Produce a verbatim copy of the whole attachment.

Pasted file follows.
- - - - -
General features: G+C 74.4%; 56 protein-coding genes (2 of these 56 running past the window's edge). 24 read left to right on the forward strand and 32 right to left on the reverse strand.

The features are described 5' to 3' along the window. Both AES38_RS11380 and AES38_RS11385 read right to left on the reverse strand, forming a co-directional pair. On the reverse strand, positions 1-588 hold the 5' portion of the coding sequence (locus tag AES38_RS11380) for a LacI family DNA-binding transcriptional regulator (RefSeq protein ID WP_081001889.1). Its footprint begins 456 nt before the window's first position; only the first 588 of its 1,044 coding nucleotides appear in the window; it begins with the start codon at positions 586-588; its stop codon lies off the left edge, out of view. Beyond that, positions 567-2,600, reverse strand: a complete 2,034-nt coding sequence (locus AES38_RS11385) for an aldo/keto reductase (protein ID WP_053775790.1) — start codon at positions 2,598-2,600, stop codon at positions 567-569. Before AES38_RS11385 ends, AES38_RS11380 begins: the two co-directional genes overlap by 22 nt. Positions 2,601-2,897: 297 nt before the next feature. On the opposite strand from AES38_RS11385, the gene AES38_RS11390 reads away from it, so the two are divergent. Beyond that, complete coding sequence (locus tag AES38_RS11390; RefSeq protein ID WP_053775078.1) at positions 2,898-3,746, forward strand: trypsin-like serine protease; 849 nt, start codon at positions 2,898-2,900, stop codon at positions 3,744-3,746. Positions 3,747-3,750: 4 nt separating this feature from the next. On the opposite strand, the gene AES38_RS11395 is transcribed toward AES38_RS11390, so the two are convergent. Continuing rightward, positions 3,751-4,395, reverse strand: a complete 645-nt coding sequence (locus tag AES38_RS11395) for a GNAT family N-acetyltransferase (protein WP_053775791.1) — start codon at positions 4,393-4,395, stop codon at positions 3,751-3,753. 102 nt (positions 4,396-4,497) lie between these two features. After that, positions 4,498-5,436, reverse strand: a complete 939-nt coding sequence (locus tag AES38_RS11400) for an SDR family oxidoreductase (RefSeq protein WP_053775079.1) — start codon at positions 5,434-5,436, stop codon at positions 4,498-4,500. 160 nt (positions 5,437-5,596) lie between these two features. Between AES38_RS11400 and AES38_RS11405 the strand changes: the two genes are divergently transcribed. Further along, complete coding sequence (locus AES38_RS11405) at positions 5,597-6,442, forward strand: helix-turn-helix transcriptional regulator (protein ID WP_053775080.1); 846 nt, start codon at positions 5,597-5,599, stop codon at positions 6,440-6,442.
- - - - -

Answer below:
General features: G+C 74.4%; 56 protein-coding genes (2 of these 56 running past the window's edge). 24 read left to right on the forward strand and 32 right to left on the reverse strand.

The features are described 5' to 3' along the window. Both AES38_RS11380 and AES38_RS11385 read right to left on the reverse strand, forming a co-directional pair. On the reverse strand, positions 1-588 hold the 5' portion of the coding sequence (locus tag AES38_RS11380) for a LacI family DNA-binding transcriptional regulator (RefSeq protein ID WP_081001889.1). Its footprint begins 456 nt before the window's first position; only the first 588 of its 1,044 coding nucleotides appear in the window; it begins with the start codon at positions 586-588; its stop codon lies off the left edge, out of view. Beyond that, positions 567-2,600, reverse strand: a complete 2,034-nt coding sequence (locus AES38_RS11385) for an aldo/keto reductase (protein ID WP_053775790.1) — start codon at positions 2,598-2,600, stop codon at positions 567-569. Before AES38_RS11385 ends, AES38_RS11380 begins: the two co-directional genes overlap by 22 nt. Positions 2,601-2,897: 297 nt before the next feature. On the opposite strand from AES38_RS11385, the gene AES38_RS11390 reads away from it, so the two are divergent. Beyond that, complete coding sequence (locus tag AES38_RS11390; RefSeq protein ID WP_053775078.1) at positions 2,898-3,746, forward strand: trypsin-like serine protease; 849 nt, start codon at positions 2,898-2,900, stop codon at positions 3,744-3,746. Positions 3,747-3,750: 4 nt separating this feature from the next. On the opposite strand, the gene AES38_RS11395 is transcribed toward AES38_RS11390, so the two are convergent. Continuing rightward, positions 3,751-4,395, reverse strand: a complete 645-nt coding sequence (locus tag AES38_RS11395) for a GNAT family N-acetyltransferase (protein WP_053775791.1) — start codon at positions 4,393-4,395, stop codon at positions 3,751-3,753. 102 nt (positions 4,396-4,497) lie between these two features. After that, positions 4,498-5,436, reverse strand: a complete 939-nt coding sequence (locus tag AES38_RS11400) for an SDR family oxidoreductase (RefSeq protein WP_053775079.1) — start codon at positions 5,434-5,436, stop codon at positions 4,498-4,500. 160 nt (positions 5,437-5,596) lie between these two features. Between AES38_RS11400 and AES38_RS11405 the strand changes: the two genes are divergently transcribed. Further along, complete coding sequence (locus AES38_RS11405) at positions 5,597-6,442, forward strand: helix-turn-helix transcriptional regulator (protein ID WP_053775080.1); 846 nt, start codon at positions 5,597-5,599, stop codon at positions 6,440-6,442.